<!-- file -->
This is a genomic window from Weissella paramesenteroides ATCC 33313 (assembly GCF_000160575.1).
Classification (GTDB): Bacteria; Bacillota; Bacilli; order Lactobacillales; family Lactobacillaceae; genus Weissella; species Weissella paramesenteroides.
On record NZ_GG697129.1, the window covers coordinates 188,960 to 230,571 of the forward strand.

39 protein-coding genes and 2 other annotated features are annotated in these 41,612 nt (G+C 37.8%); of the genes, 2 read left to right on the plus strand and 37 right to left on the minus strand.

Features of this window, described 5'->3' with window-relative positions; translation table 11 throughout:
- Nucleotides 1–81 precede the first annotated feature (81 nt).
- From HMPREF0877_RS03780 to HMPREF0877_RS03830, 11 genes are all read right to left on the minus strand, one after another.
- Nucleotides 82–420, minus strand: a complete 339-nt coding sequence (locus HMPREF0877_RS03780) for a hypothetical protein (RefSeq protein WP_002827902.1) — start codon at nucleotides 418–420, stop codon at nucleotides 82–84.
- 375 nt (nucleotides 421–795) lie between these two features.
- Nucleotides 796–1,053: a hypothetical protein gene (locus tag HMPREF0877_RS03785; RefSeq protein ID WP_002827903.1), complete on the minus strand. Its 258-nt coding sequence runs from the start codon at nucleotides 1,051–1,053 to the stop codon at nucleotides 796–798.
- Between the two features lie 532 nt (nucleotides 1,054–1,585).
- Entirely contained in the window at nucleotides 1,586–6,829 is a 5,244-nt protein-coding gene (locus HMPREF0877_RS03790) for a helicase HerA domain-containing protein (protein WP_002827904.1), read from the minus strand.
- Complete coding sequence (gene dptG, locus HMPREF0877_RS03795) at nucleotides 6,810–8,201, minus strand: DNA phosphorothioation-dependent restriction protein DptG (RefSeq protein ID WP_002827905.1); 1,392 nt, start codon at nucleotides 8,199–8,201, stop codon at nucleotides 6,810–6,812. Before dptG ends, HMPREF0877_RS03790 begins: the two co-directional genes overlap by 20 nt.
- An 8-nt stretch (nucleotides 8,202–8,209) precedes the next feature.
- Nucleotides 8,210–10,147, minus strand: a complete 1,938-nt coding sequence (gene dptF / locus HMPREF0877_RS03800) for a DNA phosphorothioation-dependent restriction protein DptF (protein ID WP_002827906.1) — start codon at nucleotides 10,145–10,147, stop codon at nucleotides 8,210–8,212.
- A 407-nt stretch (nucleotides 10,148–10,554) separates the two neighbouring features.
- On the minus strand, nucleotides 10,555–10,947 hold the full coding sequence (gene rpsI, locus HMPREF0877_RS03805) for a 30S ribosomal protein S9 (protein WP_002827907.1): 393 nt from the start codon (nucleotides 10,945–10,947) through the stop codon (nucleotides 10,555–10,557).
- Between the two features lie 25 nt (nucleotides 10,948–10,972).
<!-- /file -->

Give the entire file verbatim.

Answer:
This is a genomic window from Weissella paramesenteroides ATCC 33313 (assembly GCF_000160575.1).
Classification (GTDB): Bacteria; Bacillota; Bacilli; order Lactobacillales; family Lactobacillaceae; genus Weissella; species Weissella paramesenteroides.
On record NZ_GG697129.1, the window covers coordinates 188,960 to 230,571 of the forward strand.

39 protein-coding genes and 2 other annotated features are annotated in these 41,612 nt (G+C 37.8%); of the genes, 2 read left to right on the plus strand and 37 right to left on the minus strand.

Features of this window, described 5'->3' with window-relative positions; translation table 11 throughout:
- Nucleotides 1–81 precede the first annotated feature (81 nt).
- From HMPREF0877_RS03780 to HMPREF0877_RS03830, 11 genes are all read right to left on the minus strand, one after another.
- Nucleotides 82–420, minus strand: a complete 339-nt coding sequence (locus HMPREF0877_RS03780) for a hypothetical protein (RefSeq protein WP_002827902.1) — start codon at nucleotides 418–420, stop codon at nucleotides 82–84.
- 375 nt (nucleotides 421–795) lie between these two features.
- Nucleotides 796–1,053: a hypothetical protein gene (locus tag HMPREF0877_RS03785; RefSeq protein ID WP_002827903.1), complete on the minus strand. Its 258-nt coding sequence runs from the start codon at nucleotides 1,051–1,053 to the stop codon at nucleotides 796–798.
- Between the two features lie 532 nt (nucleotides 1,054–1,585).
- Entirely contained in the window at nucleotides 1,586–6,829 is a 5,244-nt protein-coding gene (locus HMPREF0877_RS03790) for a helicase HerA domain-containing protein (protein WP_002827904.1), read from the minus strand.
- Complete coding sequence (gene dptG, locus HMPREF0877_RS03795) at nucleotides 6,810–8,201, minus strand: DNA phosphorothioation-dependent restriction protein DptG (RefSeq protein ID WP_002827905.1); 1,392 nt, start codon at nucleotides 8,199–8,201, stop codon at nucleotides 6,810–6,812. Before dptG ends, HMPREF0877_RS03790 begins: the two co-directional genes overlap by 20 nt.
- An 8-nt stretch (nucleotides 8,202–8,209) precedes the next feature.
- Nucleotides 8,210–10,147, minus strand: a complete 1,938-nt coding sequence (gene dptF / locus HMPREF0877_RS03800) for a DNA phosphorothioation-dependent restriction protein DptF (protein ID WP_002827906.1) — start codon at nucleotides 10,145–10,147, stop codon at nucleotides 8,210–8,212.
- A 407-nt stretch (nucleotides 10,148–10,554) separates the two neighbouring features.
- On the minus strand, nucleotides 10,555–10,947 hold the full coding sequence (gene rpsI, locus HMPREF0877_RS03805) for a 30S ribosomal protein S9 (protein WP_002827907.1): 393 nt from the start codon (nucleotides 10,945–10,947) through the stop codon (nucleotides 10,555–10,557).
- Between the two features lie 25 nt (nucleotides 10,948–10,972).